Comments:
They'll also rake in tons of money with Titan, and Diablo 4, and Wow: Emerald Nightmare (or whatever the next one is) and Starcraft II: part 3, and... well, anything they publish, ever.
 
On the other hand your judgement isn't all that surprising, either, Tobold :)
 
"Cataclysm isn't even released yet in China. "

Cataclysm was released in China this summer.

and

"Joystiq.com has confirmed that there have been no layoffs.. including the one they originally reported themselves..

They wrote:
Yesterday, a handful of gaming news sites reported that a senior designer working on the new Titan MMO had gotten laid off by Blizzard Entertainment."

But regarding ppl beeing laid of it seems to be some conflicting reports and apparantly atleast one of the eight is confirmed.
 
Cataclysm was released in China this summer.

Thanks, fixed.

But regarding ppl beeing laid of it seems to be some conflicting reports and apparantly atleast one of the eight is confirmed.

My point is not whether there were no layoffs, 1 layoff, or 8 layoffs. My point was that reporting this as "massive" layoffs which would endanger the Titan project is ridiculous.
 
Tobold: the large decline this quarter, with the decline in China mirroring the decline in NA/EU after Cataclysm release, confirms that the decline is due to Cataclysm. They made a terrible expansion and are paying for it.

At this point I have to wonder when those responsible on the dev team, or their management, start being fired. I can't think Morhaime is at all comfortable right now, for example.
 
With the slow trickle of information to come out of Blizzard these days, blogs and commentators regularly engage in speculation. Traditionally it's been limited to game mechanics, lore/story and the occasional bit of business strategy.

After all, how many times have you read (or written) what you think Blizzard is doing in an area, before declaring if it's a good or bad idea together with your reasoning.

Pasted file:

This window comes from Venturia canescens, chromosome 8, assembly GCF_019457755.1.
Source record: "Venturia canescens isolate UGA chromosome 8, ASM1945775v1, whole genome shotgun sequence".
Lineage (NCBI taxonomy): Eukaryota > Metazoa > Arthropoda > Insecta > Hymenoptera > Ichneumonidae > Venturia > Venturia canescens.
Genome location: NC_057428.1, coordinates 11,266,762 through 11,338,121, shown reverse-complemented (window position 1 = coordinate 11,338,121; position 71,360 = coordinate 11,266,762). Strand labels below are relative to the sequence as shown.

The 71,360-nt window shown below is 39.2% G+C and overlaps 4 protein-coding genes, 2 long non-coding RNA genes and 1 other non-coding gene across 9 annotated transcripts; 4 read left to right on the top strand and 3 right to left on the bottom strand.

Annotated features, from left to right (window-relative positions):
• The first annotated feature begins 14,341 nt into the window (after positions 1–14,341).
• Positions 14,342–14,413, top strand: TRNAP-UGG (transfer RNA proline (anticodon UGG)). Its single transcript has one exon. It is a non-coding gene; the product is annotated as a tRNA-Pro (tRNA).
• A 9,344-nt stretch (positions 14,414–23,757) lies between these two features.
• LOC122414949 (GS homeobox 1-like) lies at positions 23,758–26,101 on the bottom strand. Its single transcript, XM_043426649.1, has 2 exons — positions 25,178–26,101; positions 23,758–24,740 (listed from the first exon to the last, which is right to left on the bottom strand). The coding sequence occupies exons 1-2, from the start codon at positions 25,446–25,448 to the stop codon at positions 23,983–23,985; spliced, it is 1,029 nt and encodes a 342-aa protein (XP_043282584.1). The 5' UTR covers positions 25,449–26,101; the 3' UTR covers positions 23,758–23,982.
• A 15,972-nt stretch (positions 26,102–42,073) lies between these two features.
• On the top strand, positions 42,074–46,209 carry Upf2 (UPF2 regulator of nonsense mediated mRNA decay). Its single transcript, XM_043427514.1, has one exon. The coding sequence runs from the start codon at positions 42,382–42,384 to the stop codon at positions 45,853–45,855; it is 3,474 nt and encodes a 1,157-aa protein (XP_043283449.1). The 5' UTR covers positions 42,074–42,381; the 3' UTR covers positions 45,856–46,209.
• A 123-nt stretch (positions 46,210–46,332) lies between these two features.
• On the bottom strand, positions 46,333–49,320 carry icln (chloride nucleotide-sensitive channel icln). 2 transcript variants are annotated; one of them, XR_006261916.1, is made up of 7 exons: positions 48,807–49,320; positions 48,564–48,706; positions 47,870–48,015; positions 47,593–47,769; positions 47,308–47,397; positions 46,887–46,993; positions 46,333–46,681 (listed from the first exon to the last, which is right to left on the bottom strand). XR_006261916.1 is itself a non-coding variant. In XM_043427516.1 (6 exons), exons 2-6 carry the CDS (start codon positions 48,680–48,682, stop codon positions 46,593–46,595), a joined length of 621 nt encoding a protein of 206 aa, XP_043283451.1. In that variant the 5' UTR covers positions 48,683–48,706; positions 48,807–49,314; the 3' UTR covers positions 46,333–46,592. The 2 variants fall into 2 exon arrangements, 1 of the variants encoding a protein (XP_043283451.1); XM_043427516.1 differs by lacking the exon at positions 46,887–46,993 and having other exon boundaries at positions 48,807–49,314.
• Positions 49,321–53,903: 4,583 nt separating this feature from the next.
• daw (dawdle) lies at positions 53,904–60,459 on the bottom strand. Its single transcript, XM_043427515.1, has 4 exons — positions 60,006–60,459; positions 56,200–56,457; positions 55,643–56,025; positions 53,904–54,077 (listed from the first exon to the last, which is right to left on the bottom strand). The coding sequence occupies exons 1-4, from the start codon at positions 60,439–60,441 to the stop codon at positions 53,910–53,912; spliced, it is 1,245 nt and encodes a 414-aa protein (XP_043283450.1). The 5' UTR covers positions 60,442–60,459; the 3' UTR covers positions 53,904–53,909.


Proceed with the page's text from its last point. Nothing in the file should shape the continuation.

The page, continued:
What we've seen is a speculation too far. Someone spotted something, speculated on it, looked for data to support that speculation and published it.

Some speculation is healthy and/or interesting. Other times it just leads to misinformed stories and chaos.
 
Tobold,

You might want to link to the other sites headlining "Massive Layoffs at Blizzard. Titan in Trouble. Company Doomed."

Or else readers here might assume that the only blog you linked was the one that reported that nonsense, and you would be compromising your journalistic integrity. :)
 
WoW is dying

Mass laysoffs at Blizzard. Titan in Trouble

Links like this?
 
My point is not whether there were no layoffs, 1 layoff, or 8 layoffs. My point was that reporting this as "massive" layoffs which would endanger the Titan project is ridiculous.

I completely agree with your point.
 
I didn't think they'd fall off, I just couldn't believe how fast they went up.

Now.... I think there's a natural senescence cycle to that type of game, that kicks in around boxed expansion number 3 or 4. And subscriber numbers plateauing and then starting to retreat are just about where WoW fits that curve. If they follow the typical curve, modified for their numbers, they'll drop under 1M subscribers somewhere around...2018-2020. So this is not a "Run for the exits" kind of crisis.

If I'm right, it would be *very* good news for SWTOR.

--Dave
 
Maybe some journalistic honesty should be practiced by all sides.

Your comment that the loss of subscribers didn't have a major impact on quarterly profits since they were mainly in China is misleading at best.

About 500K of the 800K subscribers were from China or other asian markets. But it did have an impact on revenue from WOW. You used the 'quarterly profits' wich includes all other games and endeavors by Activision which can hide and blunt the revenue lost from subscriptions.